If you’re like most non-profits, Spring means “gala time.” Events bring donors together in an energized, unified way, unlike any other activity. But events also demand more time and energy than many Development offices are equipped to handle.
It’s important that even though we have responsibility for all fundraising and event logistics, that we also take a moment to put ourselves in the shoes of the event attendee. How would you like to be treated if you had purchased a table? What if you had raised your hand for the first time at the fund-a-cause paddle raise? Would you feel valued and important or overlooked and possibly taken for granted?
Below are some ideas to share the responsibilities of donor cultivation with other Leaders in your organization such as your CEO, trusted Board Members, Event Committee Members, etc. Taking these steps will help ensure that your donors have a great experience before, during and after your major fundraising effort.
- Prior to sending invitations, segment your donors. Those who came last year should receive a special notecard inside their invitation with a personalized hand-written message from your CEO. Example: “Hope you can make it again this year!”
- Assign pre-event “welcome calls” to your Leaders. Example, “Thanks for buying a table again this year, I look forward to seeing you Saturday.”
- Prior to the event, give these Leaders the corresponding table numbers for these special donors. Assign them to meet them and thank them in person at the event. Depending on the size of your organization, special donors could be determined as everyone who gave at a specific level or more: $1,000; $5,000; $10,000.
- Post-event, employ the same philosophy. Ask your Leaders to write 3-5 personalized hand-written thank you notes, or make some follow up calls to key event supporters and attendees. Don’t forget those who raised their paddle during the live auction or fund a cause. Hopefully your list of post-event donors is long!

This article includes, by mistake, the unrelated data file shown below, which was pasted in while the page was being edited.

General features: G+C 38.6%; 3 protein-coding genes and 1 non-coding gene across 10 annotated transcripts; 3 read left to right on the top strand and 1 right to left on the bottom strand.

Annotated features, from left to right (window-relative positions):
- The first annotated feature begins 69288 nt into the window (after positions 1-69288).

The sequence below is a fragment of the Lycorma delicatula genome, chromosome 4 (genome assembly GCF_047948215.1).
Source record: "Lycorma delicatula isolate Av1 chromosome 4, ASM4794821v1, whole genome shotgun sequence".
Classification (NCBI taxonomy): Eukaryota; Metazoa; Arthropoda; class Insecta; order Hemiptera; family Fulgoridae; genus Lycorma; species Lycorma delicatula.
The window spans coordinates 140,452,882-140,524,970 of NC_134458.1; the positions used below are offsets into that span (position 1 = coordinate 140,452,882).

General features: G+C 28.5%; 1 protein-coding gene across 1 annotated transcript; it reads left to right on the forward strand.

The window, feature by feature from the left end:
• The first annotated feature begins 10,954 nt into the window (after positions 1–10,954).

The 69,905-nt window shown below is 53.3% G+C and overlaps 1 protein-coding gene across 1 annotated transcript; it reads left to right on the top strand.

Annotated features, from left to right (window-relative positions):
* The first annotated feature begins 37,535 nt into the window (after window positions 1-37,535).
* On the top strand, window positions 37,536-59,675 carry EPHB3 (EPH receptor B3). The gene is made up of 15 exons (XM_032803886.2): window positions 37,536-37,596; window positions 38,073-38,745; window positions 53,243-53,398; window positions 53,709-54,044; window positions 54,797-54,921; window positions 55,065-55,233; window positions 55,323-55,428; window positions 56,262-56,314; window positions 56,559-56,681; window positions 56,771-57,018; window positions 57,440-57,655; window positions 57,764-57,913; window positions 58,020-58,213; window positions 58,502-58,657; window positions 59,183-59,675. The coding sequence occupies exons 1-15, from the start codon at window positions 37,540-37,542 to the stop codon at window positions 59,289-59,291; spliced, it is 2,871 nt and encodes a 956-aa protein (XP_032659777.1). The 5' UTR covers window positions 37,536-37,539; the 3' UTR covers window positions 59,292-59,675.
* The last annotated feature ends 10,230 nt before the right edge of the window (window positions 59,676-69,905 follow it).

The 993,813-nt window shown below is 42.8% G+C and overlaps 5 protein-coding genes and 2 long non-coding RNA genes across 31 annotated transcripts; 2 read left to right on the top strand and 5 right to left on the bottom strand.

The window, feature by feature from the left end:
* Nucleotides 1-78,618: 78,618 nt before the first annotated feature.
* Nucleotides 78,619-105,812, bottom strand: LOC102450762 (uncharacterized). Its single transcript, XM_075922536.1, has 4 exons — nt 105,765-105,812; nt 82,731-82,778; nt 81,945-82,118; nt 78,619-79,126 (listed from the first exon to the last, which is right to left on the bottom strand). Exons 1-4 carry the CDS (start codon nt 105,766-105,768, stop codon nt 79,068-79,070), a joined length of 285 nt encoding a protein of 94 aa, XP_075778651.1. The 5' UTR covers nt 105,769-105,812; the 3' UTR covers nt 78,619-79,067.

- Utilizing your organization’s Leadership in this way is a strategic use of resources. Your leaders will feel happy to help and support your organization in this way.
Remember, event participation should not be handled as a transaction. Think of your own experience. If you made a sizeable contribution to an organization, wouldn’t you appreciate receiving a follow up call and/or hand-written note telling you how much your gift was appreciated? Let’s take this opportunity to start (or continue) to treat our donors as key constituents in our organization’s success.
This column was created by:
Michelle Jimenez, Senior Consultant
Michelle has served the non-profit community for over 15 years. Michelle has held Vice President, Development, and Marketing positions at a number of significant organizations including Community Support Services (CSS), St. James Hospital & Health Centers, Rainbows and Make-A-Wish. Michelle’s creativity, donor cultivation and strategic vision, have led her clients to exceed their fundraising goals.
Headquartered in Chicago, Laurus Strategies has a passion for helping nonprofits advance their mission. Laurus Strategies’ Non Profit and Public Affairs Consulting Group provides a wide range of fundraising, strategic planning, training and leadership services with a proven track record of success. Together, the team has over 80 years of experience and has helped clients raise over $650,000,000.